Water Shortage Will Bring Green Jobs, Sustainability

The communication pipeline between sustainable innovations and implementation is broken, speakers said Monday at Sustainable Silicon Valley's West Summit 2010.

Hundreds of sustainability workers in both private and public sectors gathered in the Frances C. Arrillaga Alumni Center at Stanford to discuss the changing role of sustainability in Silicon Valley.

Panel speaker Laura Unobskey Shenkar explained the pipeline problem. "We don't need any more great research or any more great innovation. There are plenty of great resources out there. The trick is getting to market them."

Shenkar is the founder of The Artemis Project, a consultant of 21st century water management, and her panel, "Innovation in Technology in Management of Water and Energy," focused on the critical need for improved efforts of water conservation in the Bay Area.

"Water scarcity will hit us over the next 18 months," said Shenkar.

With more than 300 water-treatment facilities in California alone, 19 percent of our electricity goes to moving water, said Jeffrey Byron, commissioner at the California Energy Commission.

"We need to make investments in infrastructure in a much better way than we're doing," he said. "We need to use every electron and every drop of water as efficiently as we can."

According to Byron, the mandate of the state is energy efficiency, implemented through building and appliance standards. "We sell this on the basis that consumers are saving money," he said. But more attention needs to be given to water conservation, the speakers asserted.

Dr. Peter Williams, chief technology officer of Big Green Innovations, agreed that the issue is not technology. "Water has known to be undervalued for about 300 years," he said. "The issue is the appropriate social evaluation of the commodities concerned."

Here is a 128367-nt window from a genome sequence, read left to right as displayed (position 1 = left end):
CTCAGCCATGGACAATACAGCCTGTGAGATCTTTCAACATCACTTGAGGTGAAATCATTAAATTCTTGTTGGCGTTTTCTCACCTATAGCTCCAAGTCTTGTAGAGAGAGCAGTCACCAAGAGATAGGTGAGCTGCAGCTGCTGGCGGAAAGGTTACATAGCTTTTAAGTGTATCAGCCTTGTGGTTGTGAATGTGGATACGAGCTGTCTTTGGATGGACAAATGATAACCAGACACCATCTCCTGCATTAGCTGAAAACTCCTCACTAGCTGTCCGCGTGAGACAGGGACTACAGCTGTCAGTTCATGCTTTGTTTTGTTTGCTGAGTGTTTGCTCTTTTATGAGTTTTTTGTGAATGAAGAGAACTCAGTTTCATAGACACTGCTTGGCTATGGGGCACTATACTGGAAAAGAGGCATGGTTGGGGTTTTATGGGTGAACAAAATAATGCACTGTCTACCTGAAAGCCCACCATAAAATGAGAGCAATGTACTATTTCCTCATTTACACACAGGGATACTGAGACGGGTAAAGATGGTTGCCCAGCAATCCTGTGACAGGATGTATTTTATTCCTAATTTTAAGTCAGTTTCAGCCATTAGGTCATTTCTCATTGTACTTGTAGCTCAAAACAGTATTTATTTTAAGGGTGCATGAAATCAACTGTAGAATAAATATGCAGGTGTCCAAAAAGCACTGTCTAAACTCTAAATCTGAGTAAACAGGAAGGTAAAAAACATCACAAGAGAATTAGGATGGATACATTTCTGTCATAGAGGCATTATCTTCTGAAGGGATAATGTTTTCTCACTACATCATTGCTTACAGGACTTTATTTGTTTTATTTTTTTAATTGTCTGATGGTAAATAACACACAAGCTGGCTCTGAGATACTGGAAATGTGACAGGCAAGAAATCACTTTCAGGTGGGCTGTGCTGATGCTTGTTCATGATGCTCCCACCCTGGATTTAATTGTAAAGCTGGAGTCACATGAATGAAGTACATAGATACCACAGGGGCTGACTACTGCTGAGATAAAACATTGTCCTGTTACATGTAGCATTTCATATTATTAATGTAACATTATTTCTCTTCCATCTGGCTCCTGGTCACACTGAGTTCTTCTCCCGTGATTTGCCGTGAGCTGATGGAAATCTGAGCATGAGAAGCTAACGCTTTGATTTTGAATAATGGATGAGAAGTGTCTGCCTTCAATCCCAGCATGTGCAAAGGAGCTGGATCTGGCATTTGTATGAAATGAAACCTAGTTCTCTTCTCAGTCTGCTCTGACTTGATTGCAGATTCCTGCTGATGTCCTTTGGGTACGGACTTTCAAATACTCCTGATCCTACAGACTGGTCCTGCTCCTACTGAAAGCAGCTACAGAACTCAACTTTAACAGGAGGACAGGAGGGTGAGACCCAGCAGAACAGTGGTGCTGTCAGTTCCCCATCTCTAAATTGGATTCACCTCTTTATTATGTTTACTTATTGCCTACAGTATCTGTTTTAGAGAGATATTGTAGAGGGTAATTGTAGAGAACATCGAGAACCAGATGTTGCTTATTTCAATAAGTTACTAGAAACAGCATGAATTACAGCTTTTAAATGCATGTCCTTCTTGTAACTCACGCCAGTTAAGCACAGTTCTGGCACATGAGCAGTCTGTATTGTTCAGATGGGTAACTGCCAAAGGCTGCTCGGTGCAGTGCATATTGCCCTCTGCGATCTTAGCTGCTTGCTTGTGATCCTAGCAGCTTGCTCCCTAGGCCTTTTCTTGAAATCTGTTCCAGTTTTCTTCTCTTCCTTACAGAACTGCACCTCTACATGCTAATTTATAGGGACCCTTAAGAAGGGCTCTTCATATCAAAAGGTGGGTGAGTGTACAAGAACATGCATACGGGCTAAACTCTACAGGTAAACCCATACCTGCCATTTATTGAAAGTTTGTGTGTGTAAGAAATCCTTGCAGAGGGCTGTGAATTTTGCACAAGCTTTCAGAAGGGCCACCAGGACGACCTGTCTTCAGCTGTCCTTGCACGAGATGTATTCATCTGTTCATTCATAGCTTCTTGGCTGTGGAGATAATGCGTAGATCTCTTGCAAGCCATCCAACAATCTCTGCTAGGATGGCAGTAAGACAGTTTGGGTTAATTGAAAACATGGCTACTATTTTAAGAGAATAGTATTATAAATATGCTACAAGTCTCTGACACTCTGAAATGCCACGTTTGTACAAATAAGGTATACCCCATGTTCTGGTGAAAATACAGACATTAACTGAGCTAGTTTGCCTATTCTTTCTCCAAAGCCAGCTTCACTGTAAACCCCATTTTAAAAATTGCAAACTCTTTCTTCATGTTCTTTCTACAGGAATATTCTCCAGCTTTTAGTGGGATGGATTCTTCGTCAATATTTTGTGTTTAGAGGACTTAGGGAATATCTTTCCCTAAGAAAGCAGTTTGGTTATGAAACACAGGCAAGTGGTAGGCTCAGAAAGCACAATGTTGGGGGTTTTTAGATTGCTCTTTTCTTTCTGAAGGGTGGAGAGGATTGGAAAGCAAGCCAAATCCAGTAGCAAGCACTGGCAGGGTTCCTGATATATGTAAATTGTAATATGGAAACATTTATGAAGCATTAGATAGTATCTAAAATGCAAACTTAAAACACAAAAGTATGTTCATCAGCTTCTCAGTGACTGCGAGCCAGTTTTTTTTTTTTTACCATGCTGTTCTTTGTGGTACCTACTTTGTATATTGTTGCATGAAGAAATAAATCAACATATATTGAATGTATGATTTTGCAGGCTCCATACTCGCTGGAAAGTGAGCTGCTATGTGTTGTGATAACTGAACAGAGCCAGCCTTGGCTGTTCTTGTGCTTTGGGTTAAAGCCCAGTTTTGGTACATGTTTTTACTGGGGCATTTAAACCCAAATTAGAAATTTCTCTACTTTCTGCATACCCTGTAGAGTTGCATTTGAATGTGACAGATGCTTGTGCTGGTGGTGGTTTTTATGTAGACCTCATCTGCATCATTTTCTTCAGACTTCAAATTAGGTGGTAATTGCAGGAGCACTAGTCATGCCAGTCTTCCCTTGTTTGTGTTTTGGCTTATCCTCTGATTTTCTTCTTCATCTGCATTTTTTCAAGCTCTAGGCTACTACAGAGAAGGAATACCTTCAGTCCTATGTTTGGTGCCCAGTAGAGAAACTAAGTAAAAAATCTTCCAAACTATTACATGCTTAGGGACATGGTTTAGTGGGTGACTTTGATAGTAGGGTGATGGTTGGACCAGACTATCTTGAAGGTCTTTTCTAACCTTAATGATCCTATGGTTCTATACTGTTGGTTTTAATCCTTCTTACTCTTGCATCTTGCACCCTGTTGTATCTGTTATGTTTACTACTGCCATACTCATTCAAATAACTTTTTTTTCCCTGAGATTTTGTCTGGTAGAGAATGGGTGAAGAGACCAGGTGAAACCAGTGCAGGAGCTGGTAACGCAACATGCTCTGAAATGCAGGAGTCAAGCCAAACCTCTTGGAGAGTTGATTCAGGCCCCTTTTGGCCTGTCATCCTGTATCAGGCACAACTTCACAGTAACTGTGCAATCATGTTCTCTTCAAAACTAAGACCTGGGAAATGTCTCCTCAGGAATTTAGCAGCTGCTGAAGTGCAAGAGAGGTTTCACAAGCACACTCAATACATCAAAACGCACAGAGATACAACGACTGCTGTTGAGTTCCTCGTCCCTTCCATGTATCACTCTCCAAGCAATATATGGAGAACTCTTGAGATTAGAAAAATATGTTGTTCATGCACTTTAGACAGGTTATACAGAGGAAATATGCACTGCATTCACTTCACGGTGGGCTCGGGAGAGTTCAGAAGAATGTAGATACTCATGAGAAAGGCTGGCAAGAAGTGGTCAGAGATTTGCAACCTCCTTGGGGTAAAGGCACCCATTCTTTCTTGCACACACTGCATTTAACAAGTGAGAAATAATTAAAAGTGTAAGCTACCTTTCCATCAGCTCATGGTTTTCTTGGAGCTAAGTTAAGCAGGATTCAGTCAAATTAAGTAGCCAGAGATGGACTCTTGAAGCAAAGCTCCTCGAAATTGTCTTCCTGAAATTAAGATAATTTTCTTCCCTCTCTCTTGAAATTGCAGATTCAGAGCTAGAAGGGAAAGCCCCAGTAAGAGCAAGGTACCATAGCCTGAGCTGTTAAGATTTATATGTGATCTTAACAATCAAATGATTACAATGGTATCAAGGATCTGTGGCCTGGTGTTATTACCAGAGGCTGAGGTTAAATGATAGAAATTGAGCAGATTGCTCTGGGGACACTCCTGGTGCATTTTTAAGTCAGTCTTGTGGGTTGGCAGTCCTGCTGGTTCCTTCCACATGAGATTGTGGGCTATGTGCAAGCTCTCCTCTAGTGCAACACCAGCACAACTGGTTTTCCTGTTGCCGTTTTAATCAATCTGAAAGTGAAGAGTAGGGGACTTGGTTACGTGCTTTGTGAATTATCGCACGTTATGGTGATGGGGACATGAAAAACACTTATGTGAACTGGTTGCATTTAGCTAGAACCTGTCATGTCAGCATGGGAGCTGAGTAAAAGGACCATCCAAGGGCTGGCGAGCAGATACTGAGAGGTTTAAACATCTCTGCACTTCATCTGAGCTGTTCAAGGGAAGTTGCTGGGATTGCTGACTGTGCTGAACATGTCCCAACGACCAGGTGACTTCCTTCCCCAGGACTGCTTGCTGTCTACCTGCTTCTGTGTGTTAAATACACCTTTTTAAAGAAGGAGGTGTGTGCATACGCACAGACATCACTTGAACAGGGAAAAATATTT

With the issue of a water shortage creeping to the forefront of government concern, the speakers called this the ideal time to create jobs. "It is an obvious green jobs opportunity," said Shenkar. "The interplay between policy and people and technologies—that is the way that green jobs are created. It's going to be an obvious economic driver."

These are difficult times, but there are things cities and counties can do, said Byron. Each year, the energy commission saves California consumers about $1 billion in energy savings by developing building and applicance standards. "Some cities come in and say they're going to exceed those standards," said Byron. "It's about convincing your city that there are jobs associated with this."

Williams, who was born in England, explained the big-picture policy problem. "There are 53,000 water utilities in U.S," he said. "There are 20 in the UK. If you want to manage the health of a 500-mile river, it makes very little sense to chop it into 30 entities. The means of having those entities collaborate becomes absolutely essential."

But the problem lies in the private sector, as well, Shenkar postulated. "Water scarcity is becoming such a problem that we won't be able to wait until we can figure out these big-picture things."

Businesses will soon choose to buy the utilities on site, to make sure that they have enough water and it is clean, said Shenkar, who said she believes businesses can have the most immediate direct effect on water conservation. "Actively managing water resources on site is really where the promise is."

Some businesses like Worrell Water Technologies have already implemented this type of on-site water recycling, which they call The NextGen Living Machine: Advanced Ecological Water Treatment. Worrell is implementing the machine, which specially filters greywater and blackwater to be used again for non-potable use, in the new Public Utilities Commission building in San Francisco.

Not all attendees agreed that the need for sustainable innovation has ended, however. Stanford Civil & Environmental Engineering Professor Craig Criddle commented that "biotechnology is exploding in terms of how we manage water. If there's ever a time for increased investment and research, it's now. There's opportunity for jobs, and research is going to drive that."??

See the original post on Los Altos Patch. By Maggie Beidelman . December 8, 2010.